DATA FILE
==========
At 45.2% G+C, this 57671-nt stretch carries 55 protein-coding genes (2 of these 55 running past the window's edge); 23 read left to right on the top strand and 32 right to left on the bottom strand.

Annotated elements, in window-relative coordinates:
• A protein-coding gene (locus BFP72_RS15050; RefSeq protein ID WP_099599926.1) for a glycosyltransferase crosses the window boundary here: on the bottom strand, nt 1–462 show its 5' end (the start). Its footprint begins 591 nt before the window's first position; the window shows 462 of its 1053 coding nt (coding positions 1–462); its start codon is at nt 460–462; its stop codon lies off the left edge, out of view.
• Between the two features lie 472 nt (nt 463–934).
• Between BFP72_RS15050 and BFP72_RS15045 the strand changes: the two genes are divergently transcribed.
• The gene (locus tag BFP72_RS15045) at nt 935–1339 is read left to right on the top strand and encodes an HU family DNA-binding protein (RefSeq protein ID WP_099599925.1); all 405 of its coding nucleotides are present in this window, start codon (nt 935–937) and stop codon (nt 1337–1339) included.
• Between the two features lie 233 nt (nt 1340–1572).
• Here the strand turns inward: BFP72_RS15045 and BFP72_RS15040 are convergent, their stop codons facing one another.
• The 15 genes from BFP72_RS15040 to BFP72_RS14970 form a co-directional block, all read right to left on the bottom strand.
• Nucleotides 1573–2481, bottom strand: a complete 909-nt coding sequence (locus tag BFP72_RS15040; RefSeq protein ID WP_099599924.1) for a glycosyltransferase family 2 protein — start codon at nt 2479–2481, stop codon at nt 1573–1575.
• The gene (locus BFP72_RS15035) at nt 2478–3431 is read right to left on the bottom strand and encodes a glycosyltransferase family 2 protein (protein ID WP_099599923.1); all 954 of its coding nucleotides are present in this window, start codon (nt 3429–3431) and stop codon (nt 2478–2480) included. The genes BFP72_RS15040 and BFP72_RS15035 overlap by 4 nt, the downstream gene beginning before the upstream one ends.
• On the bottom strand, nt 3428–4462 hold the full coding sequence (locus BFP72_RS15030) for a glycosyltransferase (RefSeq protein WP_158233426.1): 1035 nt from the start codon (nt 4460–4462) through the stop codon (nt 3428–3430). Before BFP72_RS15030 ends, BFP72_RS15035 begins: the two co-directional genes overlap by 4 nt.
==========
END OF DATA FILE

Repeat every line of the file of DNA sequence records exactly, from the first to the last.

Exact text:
At 45.2% G+C, this 57671-nt stretch carries 55 protein-coding genes (2 of these 55 running past the window's edge); 23 read left to right on the top strand and 32 right to left on the bottom strand.

Annotated elements, in window-relative coordinates:
• A protein-coding gene (locus BFP72_RS15050; RefSeq protein ID WP_099599926.1) for a glycosyltransferase crosses the window boundary here: on the bottom strand, nt 1–462 show its 5' end (the start). Its footprint begins 591 nt before the window's first position; the window shows 462 of its 1053 coding nt (coding positions 1–462); its start codon is at nt 460–462; its stop codon lies off the left edge, out of view.
• Between the two features lie 472 nt (nt 463–934).
• Between BFP72_RS15050 and BFP72_RS15045 the strand changes: the two genes are divergently transcribed.
• The gene (locus tag BFP72_RS15045) at nt 935–1339 is read left to right on the top strand and encodes an HU family DNA-binding protein (RefSeq protein ID WP_099599925.1); all 405 of its coding nucleotides are present in this window, start codon (nt 935–937) and stop codon (nt 1337–1339) included.
• Between the two features lie 233 nt (nt 1340–1572).
• Here the strand turns inward: BFP72_RS15045 and BFP72_RS15040 are convergent, their stop codons facing one another.
• The 15 genes from BFP72_RS15040 to BFP72_RS14970 form a co-directional block, all read right to left on the bottom strand.
• Nucleotides 1573–2481, bottom strand: a complete 909-nt coding sequence (locus tag BFP72_RS15040; RefSeq protein ID WP_099599924.1) for a glycosyltransferase family 2 protein — start codon at nt 2479–2481, stop codon at nt 1573–1575.
• The gene (locus BFP72_RS15035) at nt 2478–3431 is read right to left on the bottom strand and encodes a glycosyltransferase family 2 protein (protein ID WP_099599923.1); all 954 of its coding nucleotides are present in this window, start codon (nt 3429–3431) and stop codon (nt 2478–2480) included. The genes BFP72_RS15040 and BFP72_RS15035 overlap by 4 nt, the downstream gene beginning before the upstream one ends.
• On the bottom strand, nt 3428–4462 hold the full coding sequence (locus BFP72_RS15030) for a glycosyltransferase (RefSeq protein WP_158233426.1): 1035 nt from the start codon (nt 4460–4462) through the stop codon (nt 3428–3430). Before BFP72_RS15030 ends, BFP72_RS15035 begins: the two co-directional genes overlap by 4 nt.